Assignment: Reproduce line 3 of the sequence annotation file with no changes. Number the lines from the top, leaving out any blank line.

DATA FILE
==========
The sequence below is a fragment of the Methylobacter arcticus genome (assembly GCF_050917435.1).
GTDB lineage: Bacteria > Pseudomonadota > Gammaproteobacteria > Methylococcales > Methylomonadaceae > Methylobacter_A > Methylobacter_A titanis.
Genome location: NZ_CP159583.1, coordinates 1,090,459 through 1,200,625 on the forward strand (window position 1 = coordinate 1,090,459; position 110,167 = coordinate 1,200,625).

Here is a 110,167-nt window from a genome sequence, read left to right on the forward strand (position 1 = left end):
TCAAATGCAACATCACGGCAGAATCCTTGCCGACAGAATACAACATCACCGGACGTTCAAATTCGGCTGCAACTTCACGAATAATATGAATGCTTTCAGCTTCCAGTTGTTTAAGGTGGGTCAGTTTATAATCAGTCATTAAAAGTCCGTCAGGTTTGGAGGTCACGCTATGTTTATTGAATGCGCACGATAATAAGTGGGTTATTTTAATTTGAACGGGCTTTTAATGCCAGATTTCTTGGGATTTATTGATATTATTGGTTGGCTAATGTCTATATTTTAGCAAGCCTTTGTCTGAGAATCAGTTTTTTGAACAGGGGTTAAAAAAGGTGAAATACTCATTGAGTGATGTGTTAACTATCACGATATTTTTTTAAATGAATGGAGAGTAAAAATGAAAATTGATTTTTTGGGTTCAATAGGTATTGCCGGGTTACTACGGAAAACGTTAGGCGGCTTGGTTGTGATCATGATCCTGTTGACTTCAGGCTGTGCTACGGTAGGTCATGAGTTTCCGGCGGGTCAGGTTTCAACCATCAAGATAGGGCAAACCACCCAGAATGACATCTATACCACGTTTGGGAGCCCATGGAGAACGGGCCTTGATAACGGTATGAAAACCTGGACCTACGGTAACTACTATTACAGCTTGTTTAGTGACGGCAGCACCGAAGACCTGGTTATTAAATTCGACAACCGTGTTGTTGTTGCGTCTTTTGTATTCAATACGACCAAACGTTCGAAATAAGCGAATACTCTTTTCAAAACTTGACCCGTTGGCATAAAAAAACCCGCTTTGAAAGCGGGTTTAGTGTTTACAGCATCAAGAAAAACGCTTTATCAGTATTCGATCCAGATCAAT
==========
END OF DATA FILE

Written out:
Genome location: NZ_CP159583.1, coordinates 1,090,459 through 1,200,625 on the forward strand (window position 1 = coordinate 1,090,459; position 110,167 = coordinate 1,200,625).